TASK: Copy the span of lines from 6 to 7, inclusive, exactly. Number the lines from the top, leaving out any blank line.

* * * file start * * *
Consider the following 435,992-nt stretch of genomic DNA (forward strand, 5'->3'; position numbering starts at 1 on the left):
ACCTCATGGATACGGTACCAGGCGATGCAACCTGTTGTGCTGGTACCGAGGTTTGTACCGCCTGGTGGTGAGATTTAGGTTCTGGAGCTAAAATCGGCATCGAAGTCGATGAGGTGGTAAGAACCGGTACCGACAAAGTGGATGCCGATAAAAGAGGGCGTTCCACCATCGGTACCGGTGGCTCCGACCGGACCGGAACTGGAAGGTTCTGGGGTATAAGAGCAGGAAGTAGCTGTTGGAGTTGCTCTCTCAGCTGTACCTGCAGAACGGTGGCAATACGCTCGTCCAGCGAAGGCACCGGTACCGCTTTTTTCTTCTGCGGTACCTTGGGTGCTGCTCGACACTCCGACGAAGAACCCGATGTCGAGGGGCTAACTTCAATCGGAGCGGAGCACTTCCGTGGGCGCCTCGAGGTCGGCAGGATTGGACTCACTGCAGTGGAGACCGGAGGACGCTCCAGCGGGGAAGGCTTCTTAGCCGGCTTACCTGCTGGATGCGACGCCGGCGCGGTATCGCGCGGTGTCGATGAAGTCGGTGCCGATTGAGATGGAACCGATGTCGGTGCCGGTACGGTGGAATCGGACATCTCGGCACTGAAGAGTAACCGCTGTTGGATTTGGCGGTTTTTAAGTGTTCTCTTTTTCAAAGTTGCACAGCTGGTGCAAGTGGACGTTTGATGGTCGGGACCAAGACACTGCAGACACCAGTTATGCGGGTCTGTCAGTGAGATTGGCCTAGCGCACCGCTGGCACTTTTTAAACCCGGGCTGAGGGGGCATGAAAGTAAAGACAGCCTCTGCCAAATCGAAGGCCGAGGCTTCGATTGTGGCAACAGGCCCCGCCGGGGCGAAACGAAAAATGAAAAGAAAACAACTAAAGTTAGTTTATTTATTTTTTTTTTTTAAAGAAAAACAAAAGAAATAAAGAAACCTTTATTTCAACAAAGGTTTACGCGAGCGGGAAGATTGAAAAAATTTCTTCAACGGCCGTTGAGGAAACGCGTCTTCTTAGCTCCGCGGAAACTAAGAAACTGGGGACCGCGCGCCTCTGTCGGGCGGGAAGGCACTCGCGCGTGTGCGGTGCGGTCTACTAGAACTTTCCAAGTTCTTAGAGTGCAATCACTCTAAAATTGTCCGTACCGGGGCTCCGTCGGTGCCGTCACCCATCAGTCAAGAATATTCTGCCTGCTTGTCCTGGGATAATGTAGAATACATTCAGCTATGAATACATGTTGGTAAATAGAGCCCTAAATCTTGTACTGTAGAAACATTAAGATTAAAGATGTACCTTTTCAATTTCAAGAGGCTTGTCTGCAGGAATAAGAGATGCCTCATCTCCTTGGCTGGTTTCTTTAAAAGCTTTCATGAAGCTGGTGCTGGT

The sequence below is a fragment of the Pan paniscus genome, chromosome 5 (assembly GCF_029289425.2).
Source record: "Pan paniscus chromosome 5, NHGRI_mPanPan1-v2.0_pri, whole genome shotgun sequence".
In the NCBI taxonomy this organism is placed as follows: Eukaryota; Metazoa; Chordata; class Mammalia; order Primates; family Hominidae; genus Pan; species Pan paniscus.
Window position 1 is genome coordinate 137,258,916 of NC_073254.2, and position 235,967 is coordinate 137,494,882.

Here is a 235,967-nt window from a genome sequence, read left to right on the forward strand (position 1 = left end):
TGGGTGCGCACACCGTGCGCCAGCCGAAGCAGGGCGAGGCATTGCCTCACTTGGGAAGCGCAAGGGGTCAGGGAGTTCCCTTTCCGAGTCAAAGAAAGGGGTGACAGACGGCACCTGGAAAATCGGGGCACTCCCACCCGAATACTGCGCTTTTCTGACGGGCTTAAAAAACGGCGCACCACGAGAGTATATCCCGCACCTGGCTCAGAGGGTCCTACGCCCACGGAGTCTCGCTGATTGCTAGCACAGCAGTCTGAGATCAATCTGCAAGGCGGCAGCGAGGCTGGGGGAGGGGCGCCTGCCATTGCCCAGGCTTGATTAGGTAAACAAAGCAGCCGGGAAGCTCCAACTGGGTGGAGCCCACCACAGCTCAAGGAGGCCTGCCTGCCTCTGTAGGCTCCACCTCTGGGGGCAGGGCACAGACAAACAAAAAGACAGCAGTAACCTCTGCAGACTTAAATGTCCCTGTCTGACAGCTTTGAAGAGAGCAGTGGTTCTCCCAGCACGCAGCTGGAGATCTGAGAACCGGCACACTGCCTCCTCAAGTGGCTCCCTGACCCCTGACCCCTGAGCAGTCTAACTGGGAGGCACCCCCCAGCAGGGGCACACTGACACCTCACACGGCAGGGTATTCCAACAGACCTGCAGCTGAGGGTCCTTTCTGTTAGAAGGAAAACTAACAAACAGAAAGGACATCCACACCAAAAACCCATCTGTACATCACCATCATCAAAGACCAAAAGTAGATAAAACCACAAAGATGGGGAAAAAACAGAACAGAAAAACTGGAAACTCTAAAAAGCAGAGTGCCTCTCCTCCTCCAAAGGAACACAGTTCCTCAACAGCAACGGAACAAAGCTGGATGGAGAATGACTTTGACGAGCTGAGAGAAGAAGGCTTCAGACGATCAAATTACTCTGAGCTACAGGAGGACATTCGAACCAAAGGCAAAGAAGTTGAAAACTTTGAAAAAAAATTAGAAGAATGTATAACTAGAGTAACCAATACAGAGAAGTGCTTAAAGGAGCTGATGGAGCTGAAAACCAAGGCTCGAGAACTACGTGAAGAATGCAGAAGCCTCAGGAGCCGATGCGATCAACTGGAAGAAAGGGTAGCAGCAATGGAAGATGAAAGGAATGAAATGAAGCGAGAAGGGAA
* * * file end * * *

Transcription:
Window position 1 is genome coordinate 137,258,916 of NC_073254.2, and position 235,967 is coordinate 137,494,882.

Here is a 235,967-nt window from a genome sequence, read left to right on the forward strand (position 1 = left end):